It has been a wild year to say the least. The year started off with news of wildfires ravaging Australia. Next, COVID-19 hit the world hard and later the world suddenly decided to pay attention to the plight of Black people. In the wake of the killing of George Floyd so much of what black people have been saying over the past few years, decades and centuries about not just overt acts of racism but subtle microaggressions (which, to be honest, can be very macro), gaslighting and British imperial amnesia (regarding the slave trade and acts of genocide perpetrated by the British government) is finally being heard by the white masses and other people of colour who were hitherto unbothered by racist acts that they felt did not directly affect them or concern them. How times have changed.
I have found myself reflecting on a lot during this time, especially travel. As many of my friends and family are lamenting cancelled trips and the inability to confidently book any city breaks or far-flung escapes for the foreseeable future, I have been increasingly thinking about the future of travel in a post-COVID-19 world where many people have become more conscious of the racism that Black people face on a daily basis and have faced for centuries. I have been increasingly thinking about whether this will have any material effect on the way people travel or where people choose to visit going forward.
I have often felt that except for Northern Africa, Zanzibar and South Africa, Africa has not been a desirable travel destination for even the most ardent of travellers. Indeed, when I see maps that have pins which highlight cities that have been visited by keen explorers, I seldom see any in Africa. Instead I see clusters around Europe, South Asia, East Asia, Australia, New Zealand and the Americas. Literally everywhere else in the world seems to be a must visit travel destination except for all sub-Saharan African countries. Why is this the case? I have a few theories:
- Decades of sub-Saharan African countries being negatively depicted by biased media outlets around the world as poor, as well as disease and famine-stricken, have made many people believe that these countries have nothing of interest, or of value, to offer tourists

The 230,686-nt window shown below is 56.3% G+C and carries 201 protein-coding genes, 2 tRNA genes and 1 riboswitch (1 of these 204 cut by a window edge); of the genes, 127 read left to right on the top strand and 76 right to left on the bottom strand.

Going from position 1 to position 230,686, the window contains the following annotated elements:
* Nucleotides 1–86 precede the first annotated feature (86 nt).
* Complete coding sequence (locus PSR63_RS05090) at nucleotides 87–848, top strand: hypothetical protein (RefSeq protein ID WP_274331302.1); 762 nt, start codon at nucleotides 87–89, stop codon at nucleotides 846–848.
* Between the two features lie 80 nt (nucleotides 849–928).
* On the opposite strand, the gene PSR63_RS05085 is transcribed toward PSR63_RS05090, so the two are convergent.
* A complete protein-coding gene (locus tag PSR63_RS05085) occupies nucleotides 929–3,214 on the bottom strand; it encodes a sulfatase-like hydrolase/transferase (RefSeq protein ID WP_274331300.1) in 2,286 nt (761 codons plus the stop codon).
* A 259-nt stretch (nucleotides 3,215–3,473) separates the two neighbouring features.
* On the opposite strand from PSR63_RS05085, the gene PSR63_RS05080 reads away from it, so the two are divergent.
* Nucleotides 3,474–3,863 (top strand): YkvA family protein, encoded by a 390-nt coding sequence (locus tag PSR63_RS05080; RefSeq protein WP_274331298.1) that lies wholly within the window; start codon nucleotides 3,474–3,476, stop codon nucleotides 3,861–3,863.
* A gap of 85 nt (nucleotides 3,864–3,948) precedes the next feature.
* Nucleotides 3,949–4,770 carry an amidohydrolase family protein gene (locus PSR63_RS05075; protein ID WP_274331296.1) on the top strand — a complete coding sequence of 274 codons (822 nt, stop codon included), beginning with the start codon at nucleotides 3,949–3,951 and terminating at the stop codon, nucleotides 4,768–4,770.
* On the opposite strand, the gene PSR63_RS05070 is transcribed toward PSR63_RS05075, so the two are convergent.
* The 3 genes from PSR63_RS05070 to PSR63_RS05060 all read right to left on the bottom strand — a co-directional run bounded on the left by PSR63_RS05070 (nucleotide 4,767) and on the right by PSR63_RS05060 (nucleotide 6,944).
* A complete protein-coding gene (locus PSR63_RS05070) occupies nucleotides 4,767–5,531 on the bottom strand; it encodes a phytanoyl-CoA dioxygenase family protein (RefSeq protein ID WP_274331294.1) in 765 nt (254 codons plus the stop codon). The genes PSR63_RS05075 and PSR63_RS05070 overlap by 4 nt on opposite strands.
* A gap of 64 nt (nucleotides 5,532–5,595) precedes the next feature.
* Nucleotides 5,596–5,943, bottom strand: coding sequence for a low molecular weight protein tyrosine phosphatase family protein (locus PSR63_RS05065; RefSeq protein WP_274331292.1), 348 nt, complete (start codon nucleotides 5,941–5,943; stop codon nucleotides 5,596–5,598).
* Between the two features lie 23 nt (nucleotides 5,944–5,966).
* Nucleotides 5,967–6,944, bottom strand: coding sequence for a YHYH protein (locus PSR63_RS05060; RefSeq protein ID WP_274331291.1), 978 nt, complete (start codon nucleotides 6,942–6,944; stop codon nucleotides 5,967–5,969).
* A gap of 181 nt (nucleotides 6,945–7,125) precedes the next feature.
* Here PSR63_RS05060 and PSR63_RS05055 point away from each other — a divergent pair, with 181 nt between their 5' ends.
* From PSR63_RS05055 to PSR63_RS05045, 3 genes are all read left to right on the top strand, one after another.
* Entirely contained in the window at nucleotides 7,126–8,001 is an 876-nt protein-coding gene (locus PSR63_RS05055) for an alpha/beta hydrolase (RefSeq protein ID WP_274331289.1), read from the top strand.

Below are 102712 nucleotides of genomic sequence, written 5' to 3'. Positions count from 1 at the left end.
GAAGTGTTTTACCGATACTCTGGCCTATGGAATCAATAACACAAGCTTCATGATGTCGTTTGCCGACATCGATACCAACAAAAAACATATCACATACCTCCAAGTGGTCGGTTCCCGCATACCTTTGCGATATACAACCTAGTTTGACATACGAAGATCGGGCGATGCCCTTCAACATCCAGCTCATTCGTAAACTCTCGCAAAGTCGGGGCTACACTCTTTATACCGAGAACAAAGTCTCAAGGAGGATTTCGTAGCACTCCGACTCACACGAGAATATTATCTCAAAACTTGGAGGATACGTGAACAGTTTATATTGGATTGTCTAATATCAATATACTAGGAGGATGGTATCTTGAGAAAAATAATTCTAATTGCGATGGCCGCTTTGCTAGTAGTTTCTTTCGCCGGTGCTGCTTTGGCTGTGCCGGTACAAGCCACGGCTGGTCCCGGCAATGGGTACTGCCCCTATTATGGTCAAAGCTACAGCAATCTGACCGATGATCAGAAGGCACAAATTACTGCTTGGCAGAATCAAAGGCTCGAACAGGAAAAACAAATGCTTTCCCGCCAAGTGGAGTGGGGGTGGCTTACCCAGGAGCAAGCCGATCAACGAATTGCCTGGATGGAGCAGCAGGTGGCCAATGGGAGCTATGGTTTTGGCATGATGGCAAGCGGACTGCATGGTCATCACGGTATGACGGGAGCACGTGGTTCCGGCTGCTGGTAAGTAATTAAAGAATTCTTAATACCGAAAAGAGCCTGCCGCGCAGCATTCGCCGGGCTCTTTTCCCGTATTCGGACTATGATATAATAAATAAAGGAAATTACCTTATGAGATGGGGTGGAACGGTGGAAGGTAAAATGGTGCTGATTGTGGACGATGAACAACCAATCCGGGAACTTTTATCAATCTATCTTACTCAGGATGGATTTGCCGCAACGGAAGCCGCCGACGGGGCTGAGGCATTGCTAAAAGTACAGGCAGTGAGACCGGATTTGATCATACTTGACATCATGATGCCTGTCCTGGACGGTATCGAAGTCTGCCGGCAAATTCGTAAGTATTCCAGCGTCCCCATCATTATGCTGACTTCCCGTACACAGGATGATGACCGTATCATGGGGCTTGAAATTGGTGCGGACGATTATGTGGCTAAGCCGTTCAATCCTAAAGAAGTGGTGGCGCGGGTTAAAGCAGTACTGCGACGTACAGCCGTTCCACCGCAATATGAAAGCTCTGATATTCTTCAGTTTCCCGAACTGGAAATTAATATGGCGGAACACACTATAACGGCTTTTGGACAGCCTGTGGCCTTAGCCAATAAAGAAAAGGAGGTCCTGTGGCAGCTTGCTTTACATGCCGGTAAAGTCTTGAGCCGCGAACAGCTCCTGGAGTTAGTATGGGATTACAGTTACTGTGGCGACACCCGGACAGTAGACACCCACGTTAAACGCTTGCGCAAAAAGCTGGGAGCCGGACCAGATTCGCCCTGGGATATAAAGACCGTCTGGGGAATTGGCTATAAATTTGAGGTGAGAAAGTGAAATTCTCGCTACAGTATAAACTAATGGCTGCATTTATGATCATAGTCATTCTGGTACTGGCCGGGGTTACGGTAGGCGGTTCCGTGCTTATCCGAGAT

- These countries are also depicted as politically volatile and dangerous, which is ignorant and a mass over-generalisation. This is also an image which is perpetuated by biased media outlets
- Travelling to these countries requires injections and medication that can be costly or off-putting to travellers
Regarding the first point, I would say that so many sub-Saharan countries have much more to offer than what you see the incredibly biased media outlets in the UK, USA and many other countries showcasing. Africa has so much beauty, culture, and hospitality to offer; I will be using my trip to Ghana in 2019 to showcase how rich a trip to a sub-Saharan country can be. About the second point, I would say that it is important to always proceed with caution, but to also remember that there is danger in all countries including the developed world. One only needs to watch the recording of the brutal murder of George Floyd to see that safety is not a given in a rich and highly developed country. Regarding the third point, there are several countries that require medical precautions, including vaccines and medication. For example, Brazil has seen a steady increase in the number of tourists visiting over the past few years and yet most visitors are required to get vaccinations for at least Typhoid, Tetanus and Hepatitis A. This illustrates that vaccinations and medication for travel need not be a deterrent.
As the world seems to be “waking up” (a phrase I still find laughable because it reveals the privilege that some people have to “wake up” to something that people have been suffering from for decades), I am suggesting that more people travel to Ghana. Yes, I am biased because my family hail from Ghana but there is so much more to my desire for more people to travel to Ghana. Ghana is a visually stunning country, the beaches in the Western region are some of the finest you will ever see. Moreover, last year Ghana amassed a whopping £1.5bn ($1.9bn) because of its “year of the return” tourism campaign. This campaign marked the 400-year anniversary (from 1619-2019) of the arrival of the first enslaved Africans to North America when they arrived at Jamestown, Virginia. The campaign aimed to encourage people in the African diaspora to visit Ghana and learn more about its rich history, culture, and outdoor activities. Ghana has numerous slave castles where the most learned of tour guides will give you haunting yet in-depth and enlightening accounts of what life was like for enslaved Africans before they were sent to the Americas. You will hear about how they were forced to endure truly horrifying and brutal conditions in the slave castles before leaving through the door of no return to travel across the Atlantic on the slave ships that would take them to the Americas.
Beyond learning about the rich history of Ghana there is plenty to do in terms of shopping, eating, drinking, lounging on beaches and engaging in other fun activities. In the next few posts, I will recount some of my highlights from my trip from my time in Accra and elsewhere in Ghana.
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